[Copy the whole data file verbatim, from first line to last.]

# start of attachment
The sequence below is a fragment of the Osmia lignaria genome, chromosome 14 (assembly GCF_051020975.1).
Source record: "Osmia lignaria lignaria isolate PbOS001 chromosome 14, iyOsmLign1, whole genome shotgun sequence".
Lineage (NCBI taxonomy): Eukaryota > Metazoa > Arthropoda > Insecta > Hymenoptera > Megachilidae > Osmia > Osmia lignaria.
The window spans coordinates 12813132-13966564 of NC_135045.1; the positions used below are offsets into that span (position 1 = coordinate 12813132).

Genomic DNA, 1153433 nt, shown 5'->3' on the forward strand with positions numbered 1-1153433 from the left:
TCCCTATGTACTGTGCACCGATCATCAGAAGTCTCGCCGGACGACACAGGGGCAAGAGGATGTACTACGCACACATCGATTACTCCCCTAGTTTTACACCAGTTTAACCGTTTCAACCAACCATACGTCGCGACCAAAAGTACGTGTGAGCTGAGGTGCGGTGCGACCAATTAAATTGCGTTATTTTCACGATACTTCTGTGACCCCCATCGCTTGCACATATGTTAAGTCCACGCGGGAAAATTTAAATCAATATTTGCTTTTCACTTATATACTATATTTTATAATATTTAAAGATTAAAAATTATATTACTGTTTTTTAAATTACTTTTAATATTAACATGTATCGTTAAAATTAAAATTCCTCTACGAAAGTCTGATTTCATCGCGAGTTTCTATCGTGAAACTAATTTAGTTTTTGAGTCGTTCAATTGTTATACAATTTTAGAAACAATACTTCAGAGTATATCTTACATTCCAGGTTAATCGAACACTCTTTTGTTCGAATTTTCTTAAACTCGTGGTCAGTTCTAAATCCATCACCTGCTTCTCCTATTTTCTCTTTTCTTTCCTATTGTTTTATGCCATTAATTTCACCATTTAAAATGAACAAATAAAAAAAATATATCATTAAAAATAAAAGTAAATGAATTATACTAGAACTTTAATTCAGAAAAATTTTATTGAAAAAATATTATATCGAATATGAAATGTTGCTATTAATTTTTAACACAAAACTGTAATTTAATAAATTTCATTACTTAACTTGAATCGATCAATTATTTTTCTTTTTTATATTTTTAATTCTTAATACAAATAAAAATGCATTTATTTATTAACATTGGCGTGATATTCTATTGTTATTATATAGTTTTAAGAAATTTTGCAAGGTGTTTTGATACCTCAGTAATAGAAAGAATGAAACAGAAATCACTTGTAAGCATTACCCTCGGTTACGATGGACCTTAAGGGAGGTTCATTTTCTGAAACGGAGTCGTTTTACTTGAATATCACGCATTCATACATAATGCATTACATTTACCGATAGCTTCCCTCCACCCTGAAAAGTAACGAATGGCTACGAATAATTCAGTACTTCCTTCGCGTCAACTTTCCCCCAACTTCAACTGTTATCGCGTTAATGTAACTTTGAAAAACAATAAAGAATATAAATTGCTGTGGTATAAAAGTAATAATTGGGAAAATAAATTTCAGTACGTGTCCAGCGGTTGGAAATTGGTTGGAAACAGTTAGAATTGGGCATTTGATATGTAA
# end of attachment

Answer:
The sequence below is a fragment of the Osmia lignaria genome, chromosome 14 (assembly GCF_051020975.1).
Source record: "Osmia lignaria lignaria isolate PbOS001 chromosome 14, iyOsmLign1, whole genome shotgun sequence".
Lineage (NCBI taxonomy): Eukaryota > Metazoa > Arthropoda > Insecta > Hymenoptera > Megachilidae > Osmia > Osmia lignaria.
The window spans coordinates 12813132-13966564 of NC_135045.1; the positions used below are offsets into that span (position 1 = coordinate 12813132).

Genomic DNA, 1153433 nt, shown 5'->3' on the forward strand with positions numbered 1-1153433 from the left:
TCCCTATGTACTGTGCACCGATCATCAGAAGTCTCGCCGGACGACACAGGGGCAAGAGGATGTACTACGCACACATCGATTACTCCCCTAGTTTTACACCAGTTTAACCGTTTCAACCAACCATACGTCGCGACCAAAAGTACGTGTGAGCTGAGGTGCGGTGCGACCAATTAAATTGCGTTATTTTCACGATACTTCTGTGACCCCCATCGCTTGCACATATGTTAAGTCCACGCGGGAAAATTTAAATCAATATTTGCTTTTCACTTATATACTATATTTTATAATATTTAAAGATTAAAAATTATATTACTGTTTTTTAAATTACTTTTAATATTAACATGTATCGTTAAAATTAAAATTCCTCTACGAAAGTCTGATTTCATCGCGAGTTTCTATCGTGAAACTAATTTAGTTTTTGAGTCGTTCAATTGTTATACAATTTTAGAAACAATACTTCAGAGTATATCTTACATTCCAGGTTAATCGAACACTCTTTTGTTCGAATTTTCTTAAACTCGTGGTCAGTTCTAAATCCATCACCTGCTTCTCCTATTTTCTCTTTTCTTTCCTATTGTTTTATGCCATTAATTTCACCATTTAAAATGAACAAATAAAAAAAATATATCATTAAAAATAAAAGTAAATGAATTATACTAGAACTTTAATTCAGAAAAATTTTATTGAAAAAATATTATATCGAATATGAAATGTTGCTATTAATTTTTAACACAAAACTGTAATTTAATAAATTTCATTACTTAACTTGAATCGATCAATTATTTTTCTTTTTTATATTTTTAATTCTTAATACAAATAAAAATGCATTTATTTATTAACATTGGCGTGATATTCTATTGTTATTATATAGTTTTAAGAAATTTTGCAAGGTGTTTTGATACCTCAGTAATAGAAAGAATGAAACAGAAATCACTTGTAAGCATTACCCTCGGTTACGATGGACCTTAAGGGAGGTTCATTTTCTGAAACGGAGTCGTTTTACTTGAATATCACGCATTCATACATAATGCATTACATTTACCGATAGCTTCCCTCCACCCTGAAAAGTAACGAATGGCTACGAATAATTCAGTACTTCCTTCGCGTCAACTTTCCCCCAACTTCAACTGTTATCGCGTTAATGTAACTTTGAAAAACAATAAAGAATATAAATTGCTGTGGTATAAAAGTAATAATTGGGAAAATAAATTTCAGTACGTGTCCAGCGGTTGGAAATTGGTTGGAAACAGTTAGAATTGGGCATTTGATATGTAA